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A Perspective on Cattle Growth Promotants

Three years ago, while attending a National Cattleman’s Beef Association trade show, I learned about a new generation of growth promotants for beef cattle. The discussions left me feeling concerned as the conversations were all focused on red meat yield per animal. While I wasn’t very familiar with the term beta agonist (which is a type of growth promotant), the mechanism that was being discussed reminded me of performance enhancement drugs commonly used by athletes.

Three years ago, while attending a National Cattleman’s Beef Association trade show, I learned about a new generation of growth promotants for beef cattle. The discussions left me feeling concerned as the conversations were all focused on red meat yield per animal. While I wasn’t very familiar with the term beta agonist (which is a type of growth promotant), the mechanism that was being discussed reminded me of performance enhancement drugs commonly used by athletes.

To be clear, Whole Foods Market® prohibits the use of growth promotants in our entire meat supply, as well as prohibits the use of antibiotics, ionophores, growth hormones, and sulfas. But I’m naturally curious (just ask anyone on my team) so wanted to understand why producers use growth promotants like Zilmax and Optaflexx on their animals.Here is what I found out. Cattle nearing maturity naturally begin to deposit additional fat and less muscle during the final days of the feeding period. This fat gives that nice marbling effect you see in the steaks you buy and ultimately gives a great juicy flavor when you cook them. But, if cattle are fed beta agonists, like Zilmax and Optaflexx, the natural metabolic processes in the animal are changed – cattle actually make more muscle, and less fat. These products are typically added to the feed the last 20-40 days before cattle are processed and during this time, as a direct result of feeding beta agonists, a beef animal can gain an additional 30+ pounds, without eating more feed!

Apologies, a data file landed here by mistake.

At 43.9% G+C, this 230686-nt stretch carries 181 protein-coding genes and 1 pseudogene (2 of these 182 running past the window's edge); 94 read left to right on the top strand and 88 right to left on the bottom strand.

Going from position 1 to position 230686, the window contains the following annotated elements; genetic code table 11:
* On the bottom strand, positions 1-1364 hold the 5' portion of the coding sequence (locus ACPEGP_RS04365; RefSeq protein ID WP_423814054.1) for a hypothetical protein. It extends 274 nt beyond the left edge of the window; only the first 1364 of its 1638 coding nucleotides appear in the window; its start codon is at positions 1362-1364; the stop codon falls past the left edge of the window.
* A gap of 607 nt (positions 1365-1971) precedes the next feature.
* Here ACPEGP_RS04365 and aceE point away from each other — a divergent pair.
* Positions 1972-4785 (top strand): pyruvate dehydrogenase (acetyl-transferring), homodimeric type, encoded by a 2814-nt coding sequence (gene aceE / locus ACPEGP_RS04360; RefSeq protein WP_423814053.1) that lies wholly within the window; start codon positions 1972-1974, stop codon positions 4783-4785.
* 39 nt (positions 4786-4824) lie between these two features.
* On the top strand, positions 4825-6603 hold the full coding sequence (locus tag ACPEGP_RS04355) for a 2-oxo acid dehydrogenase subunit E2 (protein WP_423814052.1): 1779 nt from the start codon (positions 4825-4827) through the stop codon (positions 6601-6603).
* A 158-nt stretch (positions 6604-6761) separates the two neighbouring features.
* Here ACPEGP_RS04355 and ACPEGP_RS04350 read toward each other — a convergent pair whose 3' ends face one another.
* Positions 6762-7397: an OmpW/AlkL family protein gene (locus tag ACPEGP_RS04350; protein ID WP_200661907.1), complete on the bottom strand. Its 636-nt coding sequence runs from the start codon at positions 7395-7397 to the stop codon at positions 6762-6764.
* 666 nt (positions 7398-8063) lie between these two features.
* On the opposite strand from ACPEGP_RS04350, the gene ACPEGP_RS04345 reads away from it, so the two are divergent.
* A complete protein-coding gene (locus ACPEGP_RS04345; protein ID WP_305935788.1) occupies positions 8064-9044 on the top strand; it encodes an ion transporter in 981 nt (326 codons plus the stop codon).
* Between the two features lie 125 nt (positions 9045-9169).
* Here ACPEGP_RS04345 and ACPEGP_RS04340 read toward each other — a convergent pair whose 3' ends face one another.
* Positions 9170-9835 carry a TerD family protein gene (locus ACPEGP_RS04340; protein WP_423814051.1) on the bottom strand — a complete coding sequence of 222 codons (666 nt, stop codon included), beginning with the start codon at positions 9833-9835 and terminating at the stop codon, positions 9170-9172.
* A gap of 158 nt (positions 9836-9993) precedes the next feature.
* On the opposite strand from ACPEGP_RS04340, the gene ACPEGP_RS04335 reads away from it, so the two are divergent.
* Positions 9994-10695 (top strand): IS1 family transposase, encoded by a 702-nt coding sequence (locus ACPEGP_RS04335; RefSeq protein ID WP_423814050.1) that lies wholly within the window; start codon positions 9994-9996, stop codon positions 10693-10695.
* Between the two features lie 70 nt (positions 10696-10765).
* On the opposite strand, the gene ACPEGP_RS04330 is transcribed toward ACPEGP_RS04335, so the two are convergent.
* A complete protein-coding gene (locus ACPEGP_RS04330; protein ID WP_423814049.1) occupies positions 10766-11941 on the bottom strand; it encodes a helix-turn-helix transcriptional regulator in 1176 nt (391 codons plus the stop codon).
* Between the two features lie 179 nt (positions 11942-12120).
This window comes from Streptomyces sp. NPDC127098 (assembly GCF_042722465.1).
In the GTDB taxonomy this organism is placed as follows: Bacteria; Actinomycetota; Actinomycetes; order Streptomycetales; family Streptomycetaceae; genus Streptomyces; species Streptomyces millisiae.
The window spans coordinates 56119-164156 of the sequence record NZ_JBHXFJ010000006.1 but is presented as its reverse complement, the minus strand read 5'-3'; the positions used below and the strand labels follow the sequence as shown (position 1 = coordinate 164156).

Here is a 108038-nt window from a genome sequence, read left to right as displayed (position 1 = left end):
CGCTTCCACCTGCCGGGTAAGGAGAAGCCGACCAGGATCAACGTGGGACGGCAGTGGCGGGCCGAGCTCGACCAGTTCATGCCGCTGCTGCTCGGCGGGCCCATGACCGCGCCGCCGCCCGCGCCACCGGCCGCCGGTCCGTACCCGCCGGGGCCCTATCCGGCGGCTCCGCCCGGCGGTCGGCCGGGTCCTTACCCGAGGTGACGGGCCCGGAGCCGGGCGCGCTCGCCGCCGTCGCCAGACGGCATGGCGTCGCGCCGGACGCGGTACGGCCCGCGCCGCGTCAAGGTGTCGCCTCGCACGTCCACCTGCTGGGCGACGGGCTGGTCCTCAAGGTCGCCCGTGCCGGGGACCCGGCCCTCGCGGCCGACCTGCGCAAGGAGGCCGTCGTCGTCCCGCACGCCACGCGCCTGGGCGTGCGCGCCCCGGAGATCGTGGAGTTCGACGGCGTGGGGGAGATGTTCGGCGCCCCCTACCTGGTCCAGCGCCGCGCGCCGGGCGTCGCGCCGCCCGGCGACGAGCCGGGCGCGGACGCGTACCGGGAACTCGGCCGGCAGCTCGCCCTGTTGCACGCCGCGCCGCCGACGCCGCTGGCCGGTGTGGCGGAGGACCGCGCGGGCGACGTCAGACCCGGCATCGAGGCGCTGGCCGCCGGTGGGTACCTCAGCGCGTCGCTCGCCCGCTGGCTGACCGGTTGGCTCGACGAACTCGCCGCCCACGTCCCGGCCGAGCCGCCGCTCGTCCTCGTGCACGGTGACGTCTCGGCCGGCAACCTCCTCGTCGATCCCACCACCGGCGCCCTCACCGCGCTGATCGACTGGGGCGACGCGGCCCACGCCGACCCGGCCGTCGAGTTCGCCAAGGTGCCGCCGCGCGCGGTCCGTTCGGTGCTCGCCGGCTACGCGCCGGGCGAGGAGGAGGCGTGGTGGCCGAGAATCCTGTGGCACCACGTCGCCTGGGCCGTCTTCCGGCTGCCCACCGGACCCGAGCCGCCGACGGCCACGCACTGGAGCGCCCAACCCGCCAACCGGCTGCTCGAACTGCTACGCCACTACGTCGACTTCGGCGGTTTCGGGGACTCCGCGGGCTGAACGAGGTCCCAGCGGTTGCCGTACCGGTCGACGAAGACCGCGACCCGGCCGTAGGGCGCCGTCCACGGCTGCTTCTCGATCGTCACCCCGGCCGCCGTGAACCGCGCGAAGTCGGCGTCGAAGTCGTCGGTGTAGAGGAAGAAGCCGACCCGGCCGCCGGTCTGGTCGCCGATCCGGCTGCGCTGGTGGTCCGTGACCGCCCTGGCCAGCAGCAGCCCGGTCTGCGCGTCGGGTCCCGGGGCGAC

Interestingly, despite a severe shortage of cattle in the marketplace today, the supplies and retail prices of commercially produced beef are abundant and relatively inexpensive – possibly due to the use of beta agonists and more meat produced per animal. From a financial perspective using beta agonists can be a big win for feedlot and beef processing businesses. But is it best for the animals? And what about consumers?

Aside from the fact that beta agonists are banned in more than 80 countries including Russia, China and the European Union, there are other reasons why we should be concerned. The long term effects on humans are not known – while beta agonists have been used to treat asthma, some beta agonists are known carcinogens. Trace amounts of beta agonists have been found in US beef and pork (2-4 ppb) imported into Russia and Taiwan. While these levels do not exceed FDA tolerances (30ppb)1; both Russia and Taiwan have a zero tolerance policy and refused to take the meat, further demonstrating the controversial nature of growth promotants worldwide2,3.From an animal welfare perspective, there’s research from Dr Temple Grandin’s team at Colorado State University to suggest animals fed beta agonists are more susceptible to heat stress and lameness probably due to the changes in metabolism caused by these additives. Beta agonists also impact meat quality. While the meat may be leaner, it is less juicy and less flavorful without that fat marbling.

In my observations over the last year, the use of beta agonists has expanded throughout the industry in 2012 and is the major reason commercial beef prices have not gone up relative to the reduction of animals in production. I suspect we will be paying for the short term savings in many other ways over the next several years.

At Whole Foods Market, we always want to offer high quality, juicy steaks, at the best possible price. We feel the best steak comes from animals raised to high animal welfare standards, and not fed antibiotics, ionophores, growth hormones, beta agonists or sulfas.

What do you think? Do you think growth promotants should be allowed in the US? We’d love to hear your thoughts on this topic.

 

Notes:

1Growth Promotants In Meat Production: Their Use and Safety – American Meat Institute

2 U.S. Presses Taiwan on Ractopamine Ban – Food Safety News (Feb 7, 2012) http://www.foodsafetynews.com/2012/02/us-presses-taiwan-on-ractopamine-ban/

3 Russia to Ban U.S. Meat Over Ractopamine Residues This Month – Food Safety News (Feb 1, 2013) http://www.foodsafetynews.com/2013/02/russia-to-ban-u-s-meat-over-ractopamine-residues-this-month/

 

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